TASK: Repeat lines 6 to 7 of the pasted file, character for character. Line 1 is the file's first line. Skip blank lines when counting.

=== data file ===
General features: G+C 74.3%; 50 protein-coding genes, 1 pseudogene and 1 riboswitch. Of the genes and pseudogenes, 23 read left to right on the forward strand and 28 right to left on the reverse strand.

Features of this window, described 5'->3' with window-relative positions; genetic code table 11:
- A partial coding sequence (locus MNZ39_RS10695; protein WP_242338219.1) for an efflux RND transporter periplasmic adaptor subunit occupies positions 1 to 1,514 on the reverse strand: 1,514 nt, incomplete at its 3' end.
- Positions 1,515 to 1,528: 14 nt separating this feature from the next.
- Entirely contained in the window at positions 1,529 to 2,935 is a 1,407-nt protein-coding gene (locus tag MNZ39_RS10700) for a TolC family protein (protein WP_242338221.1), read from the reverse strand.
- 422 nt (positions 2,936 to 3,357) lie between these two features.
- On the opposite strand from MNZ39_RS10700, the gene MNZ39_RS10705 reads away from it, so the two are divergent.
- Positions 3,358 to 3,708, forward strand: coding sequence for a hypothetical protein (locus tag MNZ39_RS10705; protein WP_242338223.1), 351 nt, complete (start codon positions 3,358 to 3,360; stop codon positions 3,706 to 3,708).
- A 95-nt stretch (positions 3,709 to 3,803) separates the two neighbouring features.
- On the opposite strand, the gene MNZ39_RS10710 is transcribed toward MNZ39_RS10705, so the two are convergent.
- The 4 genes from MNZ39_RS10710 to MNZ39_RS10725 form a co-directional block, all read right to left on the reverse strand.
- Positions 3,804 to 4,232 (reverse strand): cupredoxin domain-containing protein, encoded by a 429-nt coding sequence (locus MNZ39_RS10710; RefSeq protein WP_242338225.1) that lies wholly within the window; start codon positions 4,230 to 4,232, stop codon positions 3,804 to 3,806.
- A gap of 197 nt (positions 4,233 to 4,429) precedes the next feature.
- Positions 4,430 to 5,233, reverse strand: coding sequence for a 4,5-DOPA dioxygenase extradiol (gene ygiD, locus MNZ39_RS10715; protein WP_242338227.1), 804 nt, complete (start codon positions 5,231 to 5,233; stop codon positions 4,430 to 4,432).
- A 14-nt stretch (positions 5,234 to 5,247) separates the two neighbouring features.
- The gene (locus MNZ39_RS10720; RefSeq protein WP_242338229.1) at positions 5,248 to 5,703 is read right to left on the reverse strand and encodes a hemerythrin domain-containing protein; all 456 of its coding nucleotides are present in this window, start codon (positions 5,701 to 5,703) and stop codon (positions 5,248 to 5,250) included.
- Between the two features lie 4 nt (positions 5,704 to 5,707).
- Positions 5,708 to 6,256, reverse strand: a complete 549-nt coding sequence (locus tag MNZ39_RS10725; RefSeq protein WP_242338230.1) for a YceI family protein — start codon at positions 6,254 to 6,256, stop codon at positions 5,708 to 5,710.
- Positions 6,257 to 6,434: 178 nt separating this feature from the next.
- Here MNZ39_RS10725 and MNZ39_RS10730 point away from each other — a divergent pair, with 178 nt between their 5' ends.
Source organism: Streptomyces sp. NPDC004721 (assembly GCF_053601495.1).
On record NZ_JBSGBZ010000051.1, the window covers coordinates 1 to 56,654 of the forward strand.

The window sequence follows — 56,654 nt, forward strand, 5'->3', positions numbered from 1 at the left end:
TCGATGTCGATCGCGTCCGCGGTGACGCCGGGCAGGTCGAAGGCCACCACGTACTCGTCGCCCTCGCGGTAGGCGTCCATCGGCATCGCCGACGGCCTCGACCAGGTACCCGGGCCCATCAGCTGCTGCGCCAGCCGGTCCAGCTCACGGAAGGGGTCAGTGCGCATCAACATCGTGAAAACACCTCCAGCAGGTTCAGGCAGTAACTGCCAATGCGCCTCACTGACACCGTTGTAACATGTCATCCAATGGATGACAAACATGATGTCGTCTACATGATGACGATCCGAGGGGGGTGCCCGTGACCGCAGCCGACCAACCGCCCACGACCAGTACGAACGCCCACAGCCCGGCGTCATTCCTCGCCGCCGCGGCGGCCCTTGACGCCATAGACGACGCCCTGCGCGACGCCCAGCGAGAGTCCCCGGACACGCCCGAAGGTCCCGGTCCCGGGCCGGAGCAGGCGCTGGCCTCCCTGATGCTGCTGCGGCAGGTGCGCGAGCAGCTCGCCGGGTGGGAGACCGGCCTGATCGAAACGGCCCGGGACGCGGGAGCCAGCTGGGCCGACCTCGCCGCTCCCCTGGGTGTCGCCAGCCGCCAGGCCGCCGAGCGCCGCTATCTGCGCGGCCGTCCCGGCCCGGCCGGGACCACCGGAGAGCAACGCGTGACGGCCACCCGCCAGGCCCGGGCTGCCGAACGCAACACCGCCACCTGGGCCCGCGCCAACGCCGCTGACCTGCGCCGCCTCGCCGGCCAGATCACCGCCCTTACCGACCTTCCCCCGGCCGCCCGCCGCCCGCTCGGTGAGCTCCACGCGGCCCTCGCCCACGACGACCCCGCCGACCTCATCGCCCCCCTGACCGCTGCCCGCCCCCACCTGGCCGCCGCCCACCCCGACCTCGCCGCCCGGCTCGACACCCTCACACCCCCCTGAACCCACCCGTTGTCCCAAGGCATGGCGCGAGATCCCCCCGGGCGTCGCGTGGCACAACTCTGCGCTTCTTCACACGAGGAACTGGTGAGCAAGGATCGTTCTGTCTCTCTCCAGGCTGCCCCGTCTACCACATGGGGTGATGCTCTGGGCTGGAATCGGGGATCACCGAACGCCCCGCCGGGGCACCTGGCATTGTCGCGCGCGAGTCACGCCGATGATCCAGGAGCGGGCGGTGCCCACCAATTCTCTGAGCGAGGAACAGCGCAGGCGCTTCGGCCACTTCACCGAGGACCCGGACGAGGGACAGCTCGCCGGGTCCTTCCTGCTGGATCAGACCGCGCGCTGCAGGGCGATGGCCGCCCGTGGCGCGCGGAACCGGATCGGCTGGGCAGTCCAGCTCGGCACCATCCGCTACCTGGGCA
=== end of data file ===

- 422 nt (positions 2,936 to 3,357) lie between these two features.
- On the opposite strand from MNZ39_RS10700, the gene MNZ39_RS10705 reads away from it, so the two are divergent.